Roberta wins with her 10:58 a.m. Tuesday guess "Pasadena Playhouse with College of Theater Arts students?"
In the circa 1957 photo above, actors take a break from their classes at the Pasadena Playhouse.
It all began when Gilmore Brown had a vision for a community theater in 1917.
The Community Players offered performances in facilities throughout Pasadena.
In 1924 the cornerstone was laid for the new Pasadena Playhouse. This panoramic photo shows the ceremony. Notice the huge megaphone on the right. Vo-dee-oh-doh!
Four years later, Brown established the Pasadena Playhouse College of Theater Arts, famously known as The Star Factory. Students earned bachelor's and master's degrees in acting, directing, production and more.
World premieres of plays by Eugene O’Neill, William Saroyan, Noel Coward, F. Scott Fitzgerald and Tennessee Williams helped cement the Pasadena Playhouse's identity as one of the finest live theaters in the nation.
Here are two early photos of the interior (note the painters in the first one):
From the 1930s to the 1960s, dozens of actors were discovered by Hollywood while they were students at the Pasadena Playhouse, including Eve Arden, Ernest Borgnine, Charles Bronson, Raymond Burr, Robert Young, Sally Struthers, Dustin Hoffman, Gene Hackman and many more.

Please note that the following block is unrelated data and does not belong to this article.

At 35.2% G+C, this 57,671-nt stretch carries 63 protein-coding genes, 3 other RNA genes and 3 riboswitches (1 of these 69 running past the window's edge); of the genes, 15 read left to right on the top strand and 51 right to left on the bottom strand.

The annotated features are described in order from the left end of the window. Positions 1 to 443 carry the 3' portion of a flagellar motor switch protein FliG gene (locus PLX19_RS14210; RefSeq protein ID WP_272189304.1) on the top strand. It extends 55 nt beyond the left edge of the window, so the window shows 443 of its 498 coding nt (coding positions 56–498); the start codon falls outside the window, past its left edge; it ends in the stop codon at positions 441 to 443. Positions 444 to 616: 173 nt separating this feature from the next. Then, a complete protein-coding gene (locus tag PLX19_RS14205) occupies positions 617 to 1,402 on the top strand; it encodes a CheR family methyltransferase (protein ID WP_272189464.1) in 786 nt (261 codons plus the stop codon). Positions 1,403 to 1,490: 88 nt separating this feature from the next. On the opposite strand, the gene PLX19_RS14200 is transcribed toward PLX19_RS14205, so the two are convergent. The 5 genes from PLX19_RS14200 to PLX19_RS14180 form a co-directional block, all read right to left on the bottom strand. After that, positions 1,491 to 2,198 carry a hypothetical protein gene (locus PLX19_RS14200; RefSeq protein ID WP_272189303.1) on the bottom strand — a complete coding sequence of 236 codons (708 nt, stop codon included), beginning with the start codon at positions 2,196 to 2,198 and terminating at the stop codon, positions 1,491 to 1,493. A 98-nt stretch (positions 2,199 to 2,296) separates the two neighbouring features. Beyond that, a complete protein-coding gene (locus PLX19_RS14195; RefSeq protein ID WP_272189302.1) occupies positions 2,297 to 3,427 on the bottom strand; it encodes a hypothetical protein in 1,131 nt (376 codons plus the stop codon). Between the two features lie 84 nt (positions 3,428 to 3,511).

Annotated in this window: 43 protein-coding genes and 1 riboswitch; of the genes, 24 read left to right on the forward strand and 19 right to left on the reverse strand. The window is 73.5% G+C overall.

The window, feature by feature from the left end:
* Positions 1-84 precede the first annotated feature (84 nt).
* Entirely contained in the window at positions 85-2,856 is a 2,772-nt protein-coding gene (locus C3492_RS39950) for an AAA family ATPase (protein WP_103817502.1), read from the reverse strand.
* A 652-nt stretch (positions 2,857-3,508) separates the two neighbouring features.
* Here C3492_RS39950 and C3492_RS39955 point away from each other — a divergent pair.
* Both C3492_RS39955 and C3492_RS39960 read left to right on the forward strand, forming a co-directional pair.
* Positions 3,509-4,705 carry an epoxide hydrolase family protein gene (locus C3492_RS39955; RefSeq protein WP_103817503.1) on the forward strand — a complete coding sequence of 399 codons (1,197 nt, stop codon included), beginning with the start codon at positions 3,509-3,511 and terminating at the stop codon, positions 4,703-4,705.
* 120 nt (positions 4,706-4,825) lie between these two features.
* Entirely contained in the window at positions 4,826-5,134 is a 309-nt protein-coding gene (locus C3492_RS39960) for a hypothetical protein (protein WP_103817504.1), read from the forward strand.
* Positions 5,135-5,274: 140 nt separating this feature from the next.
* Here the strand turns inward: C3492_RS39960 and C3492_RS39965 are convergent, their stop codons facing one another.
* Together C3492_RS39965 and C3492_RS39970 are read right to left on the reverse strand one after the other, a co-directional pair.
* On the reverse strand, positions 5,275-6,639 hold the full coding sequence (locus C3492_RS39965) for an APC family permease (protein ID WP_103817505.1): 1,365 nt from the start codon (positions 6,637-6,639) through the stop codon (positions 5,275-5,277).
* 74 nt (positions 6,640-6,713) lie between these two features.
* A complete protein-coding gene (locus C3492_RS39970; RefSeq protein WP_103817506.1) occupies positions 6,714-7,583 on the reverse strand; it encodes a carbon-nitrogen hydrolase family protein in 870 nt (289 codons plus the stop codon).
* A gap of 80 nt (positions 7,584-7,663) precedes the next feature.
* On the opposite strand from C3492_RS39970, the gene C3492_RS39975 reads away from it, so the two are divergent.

In 1937, due to the fame it brought to California as a center for dramatic arts, the Pasadena Playhouse was named The State Theatre of California by unanimous vote of the legislature.
The building itself has been designated as a historic landmark.
The College of Theatre Arts closed in 1969 but the Pasadena Playhouse lives on as a world-class theater that features plays and musicals, many of them bound for Broadway over the years, and still starring renowned actors.
Most recently, a revival of Cole Porter's "Can-Can" that premiered at the Pasadena Playhouse will debut on Broadway next year.
Here it is on the Playhouse stage:
Many thanks to the Pasadena Playhouse and Pasadena Museum of History.